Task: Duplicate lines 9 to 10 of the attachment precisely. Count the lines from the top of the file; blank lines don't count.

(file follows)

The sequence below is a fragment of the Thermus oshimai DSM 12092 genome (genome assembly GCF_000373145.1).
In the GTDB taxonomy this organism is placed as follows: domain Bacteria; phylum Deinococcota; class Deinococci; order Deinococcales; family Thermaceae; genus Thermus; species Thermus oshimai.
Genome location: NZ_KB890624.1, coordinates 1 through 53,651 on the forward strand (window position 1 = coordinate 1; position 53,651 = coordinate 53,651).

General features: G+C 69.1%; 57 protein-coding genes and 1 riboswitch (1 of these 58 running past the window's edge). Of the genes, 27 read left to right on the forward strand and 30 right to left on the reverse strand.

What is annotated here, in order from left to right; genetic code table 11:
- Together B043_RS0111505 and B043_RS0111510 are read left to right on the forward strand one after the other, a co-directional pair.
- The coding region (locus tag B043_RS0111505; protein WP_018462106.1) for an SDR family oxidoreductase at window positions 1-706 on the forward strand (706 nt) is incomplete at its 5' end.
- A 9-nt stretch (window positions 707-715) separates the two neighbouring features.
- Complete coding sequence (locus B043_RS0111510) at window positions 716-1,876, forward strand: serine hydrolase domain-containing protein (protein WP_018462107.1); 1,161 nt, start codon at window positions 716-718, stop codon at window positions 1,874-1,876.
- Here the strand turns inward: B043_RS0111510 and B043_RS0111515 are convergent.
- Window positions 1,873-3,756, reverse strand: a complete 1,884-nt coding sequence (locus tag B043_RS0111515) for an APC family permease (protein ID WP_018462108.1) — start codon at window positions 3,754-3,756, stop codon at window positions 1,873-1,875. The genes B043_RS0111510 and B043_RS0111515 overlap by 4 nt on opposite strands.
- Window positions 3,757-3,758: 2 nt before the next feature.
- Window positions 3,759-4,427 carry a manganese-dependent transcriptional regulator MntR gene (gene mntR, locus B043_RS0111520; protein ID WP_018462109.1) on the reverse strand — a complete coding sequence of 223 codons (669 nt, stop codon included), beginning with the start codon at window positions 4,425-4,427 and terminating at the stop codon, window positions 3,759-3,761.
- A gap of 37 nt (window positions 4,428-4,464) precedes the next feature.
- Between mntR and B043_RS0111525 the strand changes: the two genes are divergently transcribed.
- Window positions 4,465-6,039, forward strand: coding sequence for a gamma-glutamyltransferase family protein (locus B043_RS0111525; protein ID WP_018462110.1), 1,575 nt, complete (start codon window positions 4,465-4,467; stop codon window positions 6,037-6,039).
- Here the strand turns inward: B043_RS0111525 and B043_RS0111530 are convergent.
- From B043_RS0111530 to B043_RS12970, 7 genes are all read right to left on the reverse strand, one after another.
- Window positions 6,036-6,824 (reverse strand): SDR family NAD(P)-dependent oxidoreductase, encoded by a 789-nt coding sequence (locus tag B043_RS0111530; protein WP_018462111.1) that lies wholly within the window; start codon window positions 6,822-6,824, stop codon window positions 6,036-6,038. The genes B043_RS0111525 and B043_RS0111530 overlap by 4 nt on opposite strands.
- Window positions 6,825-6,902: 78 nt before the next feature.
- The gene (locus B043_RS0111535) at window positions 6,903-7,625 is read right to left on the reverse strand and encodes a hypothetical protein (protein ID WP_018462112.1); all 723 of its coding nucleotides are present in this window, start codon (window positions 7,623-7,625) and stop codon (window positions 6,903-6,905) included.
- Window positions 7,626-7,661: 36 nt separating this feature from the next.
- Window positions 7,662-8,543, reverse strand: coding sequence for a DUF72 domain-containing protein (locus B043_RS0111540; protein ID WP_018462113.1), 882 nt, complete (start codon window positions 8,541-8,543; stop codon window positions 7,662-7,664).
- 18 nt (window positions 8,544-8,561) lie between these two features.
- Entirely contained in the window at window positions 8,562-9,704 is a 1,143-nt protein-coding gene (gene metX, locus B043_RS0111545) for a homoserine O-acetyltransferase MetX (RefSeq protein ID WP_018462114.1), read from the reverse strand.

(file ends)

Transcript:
- Complete coding sequence (locus B043_RS0111510) at window positions 716-1,876, forward strand: serine hydrolase domain-containing protein (protein WP_018462107.1); 1,161 nt, start codon at window positions 716-718, stop codon at window positions 1,874-1,876.
- Here the strand turns inward: B043_RS0111510 and B043_RS0111515 are convergent.